John Perys, 71 years of age, deposes that he knew nothing of any money given by Sir John Schere, now prior of Launceston, to be made prior, for there was no talk of it in the town, and he knew not that he would be prior till he heard the bells ring at his election. Afterwards, when Sir William Curttney departed out of the town, it was commonly reported that he had given money, but he does not remember how much. Never lent the prior money. Heard that the prior that now is was sworn to his ordinary to fulfil certain covenants to the old prior, which he did not fulfil. The prior that now is "occupied" 60l. or more belonging to Sir Jas. Gentyll, provost of Penryn, which was left in the house in gage for the pension of John Corke, and has since given him a golden chalice of 30 oz. in gage for the repayment. The old prior said the present prior had got a discharge of his oath from the King and archbishop of Canterbury, so that he feared he should lose part of his living. Signed by Chamond and Lampray.
Memorandum signed by the bishop of Exeter, that the examination of this witness was committed to them at the desire of Wm. Kendall.
P. 1. Large paper.
R. O.2. The Convent of St. Stephen's Launceston to Henry VIII.
Sir John Baker, late prior, had in 13 years brought the monastery out of debt, which was at least 1,000l., new roofed the church to the value of 300 marks, and garnished it with copes, vestments, &c. to the value of 400l., when he was deposed at the instance of Sir Wm. Courtenay, and the chancellor of Exeter granted them free election, on which they agreed upon an able person; but the Chancellor, finding he was to receive no brise, would not agree to it, and forced upon them as prior Sir John Shere, canon, who, not three years before, was chamberlain to the said Baker. Since his advancement, which is not half a year, he has brought the house 1,000 marks into debt, pledged all its principal jewels, and continually sells the woods, whereby he has committed simony. Begs the King, as Supreme Head of the Church, to grant them free election or else appoint them a prior of their religion. Desire credence for Wm. Kendall.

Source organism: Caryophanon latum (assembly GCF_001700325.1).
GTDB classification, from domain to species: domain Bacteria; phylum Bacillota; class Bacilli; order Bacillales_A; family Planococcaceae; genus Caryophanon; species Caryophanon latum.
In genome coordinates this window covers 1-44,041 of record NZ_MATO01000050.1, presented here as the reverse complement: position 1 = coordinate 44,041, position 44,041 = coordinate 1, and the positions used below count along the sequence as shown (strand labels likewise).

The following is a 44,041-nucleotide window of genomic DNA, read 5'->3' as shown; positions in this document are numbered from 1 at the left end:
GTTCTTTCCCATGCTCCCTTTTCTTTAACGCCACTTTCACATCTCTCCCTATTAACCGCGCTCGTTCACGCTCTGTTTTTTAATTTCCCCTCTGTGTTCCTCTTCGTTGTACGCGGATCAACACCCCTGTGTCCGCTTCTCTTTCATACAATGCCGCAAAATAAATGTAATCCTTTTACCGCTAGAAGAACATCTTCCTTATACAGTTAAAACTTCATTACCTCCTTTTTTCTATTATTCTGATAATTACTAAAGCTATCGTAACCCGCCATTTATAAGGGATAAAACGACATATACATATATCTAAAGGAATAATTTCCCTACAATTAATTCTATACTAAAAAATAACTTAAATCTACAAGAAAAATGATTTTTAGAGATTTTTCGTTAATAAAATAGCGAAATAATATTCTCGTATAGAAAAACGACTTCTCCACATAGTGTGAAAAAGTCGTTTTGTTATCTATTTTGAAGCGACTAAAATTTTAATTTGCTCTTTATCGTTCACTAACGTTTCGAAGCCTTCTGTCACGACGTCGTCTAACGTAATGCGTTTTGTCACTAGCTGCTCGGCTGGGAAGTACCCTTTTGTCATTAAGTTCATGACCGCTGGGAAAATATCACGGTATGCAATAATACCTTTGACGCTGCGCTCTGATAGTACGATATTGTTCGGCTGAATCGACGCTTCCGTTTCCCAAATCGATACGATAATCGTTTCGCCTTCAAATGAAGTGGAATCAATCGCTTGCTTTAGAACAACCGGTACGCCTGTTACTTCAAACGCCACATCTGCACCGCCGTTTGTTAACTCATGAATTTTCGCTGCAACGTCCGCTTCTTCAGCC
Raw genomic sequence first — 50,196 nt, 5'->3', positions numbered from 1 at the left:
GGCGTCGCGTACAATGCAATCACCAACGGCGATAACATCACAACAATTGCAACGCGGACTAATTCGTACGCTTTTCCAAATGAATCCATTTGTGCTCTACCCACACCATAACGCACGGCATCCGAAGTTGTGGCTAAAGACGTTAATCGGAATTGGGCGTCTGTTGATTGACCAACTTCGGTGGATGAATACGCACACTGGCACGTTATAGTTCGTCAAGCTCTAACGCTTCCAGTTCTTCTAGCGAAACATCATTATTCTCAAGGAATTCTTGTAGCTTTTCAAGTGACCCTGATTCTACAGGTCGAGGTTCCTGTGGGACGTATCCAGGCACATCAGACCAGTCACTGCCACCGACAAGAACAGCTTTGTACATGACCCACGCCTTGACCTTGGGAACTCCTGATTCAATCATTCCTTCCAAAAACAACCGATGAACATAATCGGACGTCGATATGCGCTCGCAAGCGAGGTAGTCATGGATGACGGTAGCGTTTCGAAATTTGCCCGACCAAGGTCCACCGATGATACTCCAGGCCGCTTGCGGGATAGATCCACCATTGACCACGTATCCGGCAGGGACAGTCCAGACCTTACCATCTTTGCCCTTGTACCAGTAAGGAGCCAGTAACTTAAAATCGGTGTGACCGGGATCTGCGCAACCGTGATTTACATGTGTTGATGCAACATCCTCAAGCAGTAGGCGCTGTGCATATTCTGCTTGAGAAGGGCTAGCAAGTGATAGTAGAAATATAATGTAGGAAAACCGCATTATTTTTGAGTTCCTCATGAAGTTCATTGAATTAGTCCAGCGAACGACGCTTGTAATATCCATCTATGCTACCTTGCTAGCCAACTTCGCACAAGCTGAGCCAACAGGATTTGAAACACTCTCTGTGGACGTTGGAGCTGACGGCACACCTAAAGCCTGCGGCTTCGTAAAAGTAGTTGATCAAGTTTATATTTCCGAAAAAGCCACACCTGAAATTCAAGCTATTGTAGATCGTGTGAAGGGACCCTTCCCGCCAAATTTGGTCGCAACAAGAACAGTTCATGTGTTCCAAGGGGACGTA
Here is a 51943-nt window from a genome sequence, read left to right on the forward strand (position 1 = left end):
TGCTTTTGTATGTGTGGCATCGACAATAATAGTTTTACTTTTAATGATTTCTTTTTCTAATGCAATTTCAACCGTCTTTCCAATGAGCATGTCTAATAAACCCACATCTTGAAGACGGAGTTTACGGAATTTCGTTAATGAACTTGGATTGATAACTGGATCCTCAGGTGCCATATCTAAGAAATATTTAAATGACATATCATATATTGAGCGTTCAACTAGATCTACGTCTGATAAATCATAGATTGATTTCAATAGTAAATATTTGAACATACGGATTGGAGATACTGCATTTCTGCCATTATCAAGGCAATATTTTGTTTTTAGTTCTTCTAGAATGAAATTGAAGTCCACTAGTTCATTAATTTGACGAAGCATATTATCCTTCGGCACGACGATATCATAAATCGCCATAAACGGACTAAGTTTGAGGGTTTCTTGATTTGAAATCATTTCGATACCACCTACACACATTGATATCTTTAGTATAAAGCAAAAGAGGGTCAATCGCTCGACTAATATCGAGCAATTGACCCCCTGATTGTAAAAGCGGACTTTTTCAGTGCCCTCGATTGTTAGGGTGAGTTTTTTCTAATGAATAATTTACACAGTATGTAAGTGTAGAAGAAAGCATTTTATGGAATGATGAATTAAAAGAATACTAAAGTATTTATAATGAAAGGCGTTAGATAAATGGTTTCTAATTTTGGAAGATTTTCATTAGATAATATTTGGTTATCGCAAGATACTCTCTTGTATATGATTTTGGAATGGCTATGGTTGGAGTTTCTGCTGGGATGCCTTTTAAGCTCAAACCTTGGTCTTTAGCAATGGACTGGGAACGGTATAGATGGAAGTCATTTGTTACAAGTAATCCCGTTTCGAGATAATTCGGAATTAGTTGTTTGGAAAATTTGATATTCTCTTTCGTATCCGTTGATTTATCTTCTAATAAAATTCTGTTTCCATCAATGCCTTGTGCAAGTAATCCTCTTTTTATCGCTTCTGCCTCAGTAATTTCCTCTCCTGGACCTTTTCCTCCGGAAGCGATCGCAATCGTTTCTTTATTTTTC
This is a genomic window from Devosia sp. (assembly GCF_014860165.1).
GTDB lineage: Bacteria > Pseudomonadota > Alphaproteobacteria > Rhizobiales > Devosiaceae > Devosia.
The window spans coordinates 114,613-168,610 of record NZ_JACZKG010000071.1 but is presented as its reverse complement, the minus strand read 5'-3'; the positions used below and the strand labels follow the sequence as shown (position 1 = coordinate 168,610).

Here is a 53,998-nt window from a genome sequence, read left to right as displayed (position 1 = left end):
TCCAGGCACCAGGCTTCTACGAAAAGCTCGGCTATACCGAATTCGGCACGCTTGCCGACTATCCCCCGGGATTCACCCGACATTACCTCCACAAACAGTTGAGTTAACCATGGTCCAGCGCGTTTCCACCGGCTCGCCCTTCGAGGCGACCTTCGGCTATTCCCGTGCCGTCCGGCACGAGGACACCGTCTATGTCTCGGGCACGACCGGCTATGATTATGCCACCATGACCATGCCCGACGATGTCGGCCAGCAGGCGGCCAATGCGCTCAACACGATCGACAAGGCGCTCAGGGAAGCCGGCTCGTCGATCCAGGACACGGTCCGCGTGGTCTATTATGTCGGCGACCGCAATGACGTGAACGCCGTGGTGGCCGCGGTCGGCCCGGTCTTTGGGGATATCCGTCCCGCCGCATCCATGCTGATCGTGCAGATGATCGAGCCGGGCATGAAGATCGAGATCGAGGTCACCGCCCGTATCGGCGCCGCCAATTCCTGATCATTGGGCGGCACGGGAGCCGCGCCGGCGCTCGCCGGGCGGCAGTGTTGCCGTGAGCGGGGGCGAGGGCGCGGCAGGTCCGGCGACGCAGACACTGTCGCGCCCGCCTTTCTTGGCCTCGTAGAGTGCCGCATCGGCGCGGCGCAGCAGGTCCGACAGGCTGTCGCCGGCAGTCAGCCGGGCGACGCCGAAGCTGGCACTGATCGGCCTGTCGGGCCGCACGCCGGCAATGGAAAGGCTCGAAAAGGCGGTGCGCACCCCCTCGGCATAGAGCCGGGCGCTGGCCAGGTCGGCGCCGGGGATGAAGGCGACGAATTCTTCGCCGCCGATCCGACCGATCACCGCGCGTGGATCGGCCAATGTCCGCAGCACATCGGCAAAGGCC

Broad sheet. P. 1. Endd.
16 Feb.
R. O.
225. Sir Robt. Wingfield to Cromwell.
My last letter was written on the 3rd, and signed by such of my brethren the aldermen as were then present: and other writings were joined with it. Rob. Fowler, the King's vice-treasurer. has brought your message touching the Meane Broke. which I have of the King's gift by patent to me and to my heirs for ever. that if I would submit to the King's pleasure you doubt not I shall receive a recompense more to my profit than if I enjoyed it myself. Nothing the King ordains shall displease me; for though I have been sworn of his Council above 20 years and of his Privy Council above 14 years, I will never argue why I have been put to such hindrance and extreme loss and shame as I have been since Michaelmas. But if it has only arisen from the untrue surmise of the water bailly, whose words are least to be esteemed of any man's I know, I have the more cause to lament. I trust my demeanor hitherto has been such that I need not fear any good man; and as for shrews, God has done so much for me that my enemies have been more grievously punished than I desired. To conclude, I submit myself wholly to the King, and desire your help to punish such as have hindered me of malice. Calais, 16 Feb.
Hol., pp. 2. Add.. Secretary and Vice-Chancellor. Endd.
16 Feb.
Lamb. MS. 616, f. 53.
St. P. ii. 226.